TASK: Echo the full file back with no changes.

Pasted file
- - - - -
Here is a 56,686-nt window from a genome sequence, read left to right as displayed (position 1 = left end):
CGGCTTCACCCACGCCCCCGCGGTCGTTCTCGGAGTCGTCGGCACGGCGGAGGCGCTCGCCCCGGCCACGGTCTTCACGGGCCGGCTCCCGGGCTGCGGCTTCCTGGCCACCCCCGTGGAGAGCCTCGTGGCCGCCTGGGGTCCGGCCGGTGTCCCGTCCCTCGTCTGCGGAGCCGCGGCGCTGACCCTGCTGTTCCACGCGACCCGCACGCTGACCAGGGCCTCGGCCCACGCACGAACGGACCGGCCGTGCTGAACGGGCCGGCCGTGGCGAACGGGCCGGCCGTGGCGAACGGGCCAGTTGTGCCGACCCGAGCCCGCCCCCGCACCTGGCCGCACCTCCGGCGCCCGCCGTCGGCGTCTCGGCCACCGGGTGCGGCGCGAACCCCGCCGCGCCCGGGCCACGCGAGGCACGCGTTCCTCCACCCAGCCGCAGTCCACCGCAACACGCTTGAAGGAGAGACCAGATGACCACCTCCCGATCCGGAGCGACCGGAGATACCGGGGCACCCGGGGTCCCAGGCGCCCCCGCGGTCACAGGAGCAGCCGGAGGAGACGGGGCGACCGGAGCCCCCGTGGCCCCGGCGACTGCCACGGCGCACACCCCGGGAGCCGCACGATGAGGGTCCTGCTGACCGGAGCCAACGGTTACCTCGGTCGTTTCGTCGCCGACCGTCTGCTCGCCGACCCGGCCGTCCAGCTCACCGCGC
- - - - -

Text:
Here is a 56,686-nt window from a genome sequence, read left to right as displayed (position 1 = left end):
CGGCTTCACCCACGCCCCCGCGGTCGTTCTCGGAGTCGTCGGCACGGCGGAGGCGCTCGCCCCGGCCACGGTCTTCACGGGCCGGCTCCCGGGCTGCGGCTTCCTGGCCACCCCCGTGGAGAGCCTCGTGGCCGCCTGGGGTCCGGCCGGTGTCCCGTCCCTCGTCTGCGGAGCCGCGGCGCTGACCCTGCTGTTCCACGCGACCCGCACGCTGACCAGGGCCTCGGCCCACGCACGAACGGACCGGCCGTGCTGAACGGGCCGGCCGTGGCGAACGGGCCGGCCGTGGCGAACGGGCCAGTTGTGCCGACCCGAGCCCGCCCCCGCACCTGGCCGCACCTCCGGCGCCCGCCGTCGGCGTCTCGGCCACCGGGTGCGGCGCGAACCCCGCCGCGCCCGGGCCACGCGAGGCACGCGTTCCTCCACCCAGCCGCAGTCCACCGCAACACGCTTGAAGGAGAGACCAGATGACCACCTCCCGATCCGGAGCGACCGGAGATACCGGGGCACCCGGGGTCCCAGGCGCCCCCGCGGTCACAGGAGCAGCCGGAGGAGACGGGGCGACCGGAGCCCCCGTGGCCCCGGCGACTGCCACGGCGCACACCCCGGGAGCCGCACGATGAGGGTCCTGCTGACCGGAGCCAACGGTTACCTCGGTCGTTTCGTCGCCGACCGTCTGCTCGCCGACCCGGCCGTCCAGCTCACCGCGC